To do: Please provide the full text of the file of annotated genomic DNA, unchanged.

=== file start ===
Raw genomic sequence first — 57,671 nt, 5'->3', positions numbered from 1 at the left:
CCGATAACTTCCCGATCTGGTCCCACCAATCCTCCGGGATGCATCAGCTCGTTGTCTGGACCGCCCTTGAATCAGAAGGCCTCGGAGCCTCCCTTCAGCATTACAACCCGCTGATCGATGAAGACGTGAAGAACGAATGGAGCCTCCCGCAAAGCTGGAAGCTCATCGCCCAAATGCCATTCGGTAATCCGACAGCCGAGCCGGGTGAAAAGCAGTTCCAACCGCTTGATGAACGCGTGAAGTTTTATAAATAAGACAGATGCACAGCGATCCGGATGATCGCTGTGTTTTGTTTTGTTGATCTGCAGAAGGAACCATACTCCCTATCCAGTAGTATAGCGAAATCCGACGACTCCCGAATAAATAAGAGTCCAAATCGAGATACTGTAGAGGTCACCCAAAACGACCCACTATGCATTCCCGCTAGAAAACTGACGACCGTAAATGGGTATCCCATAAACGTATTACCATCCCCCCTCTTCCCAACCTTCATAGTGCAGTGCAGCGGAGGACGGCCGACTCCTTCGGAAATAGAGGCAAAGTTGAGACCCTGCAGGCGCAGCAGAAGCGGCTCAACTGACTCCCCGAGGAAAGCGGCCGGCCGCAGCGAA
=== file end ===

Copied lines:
Raw genomic sequence first — 57,671 nt, 5'->3', positions numbered from 1 at the left:
CCGATAACTTCCCGATCTGGTCCCACCAATCCTCCGGGATGCATCAGCTCGTTGTCTGGACCGCCCTTGAATCAGAAGGCCTCGGAGCCTCCCTTCAGCATTACAACCCGCTGATCGATGAAGACGTGAAGAACGAATGGAGCCTCCCGCAAAGCTGGAAGCTCATCGCCCAAATGCCATTCGGTAATCCGACAGCCGAGCCGGGTGAAAAGCAGTTCCAACCGCTTGATGAACGCGTGAAGTTTTATAAATAAGACAGATGCACAGCGATCCGGATGATCGCTGTGTTTTGTTTTGTTGATCTGCAGAAGGAACCATACTCCCTATCCAGTAGTATAGCGAAATCCGACGACTCCCGAATAAATAAGAGTCCAAATCGAGATACTGTAGAGGTCACCCAAAACGACCCACTATGCATTCCCGCTAGAAAACTGACGACCGTAAATGGGTATCCCATAAACGTATTACCATCCCCCCTCTTCCCAACCTTCATAGTGCAGTGCAGCGGAGGACGGCCGACTCCTTCGGAAATAGAGGCAAAGTTGAGACCCTGCAGGCGCAGCAGAAGCGGCTCAACTGACTCCCCGAGGAAAGCGGCCGGCCGCAGCGAA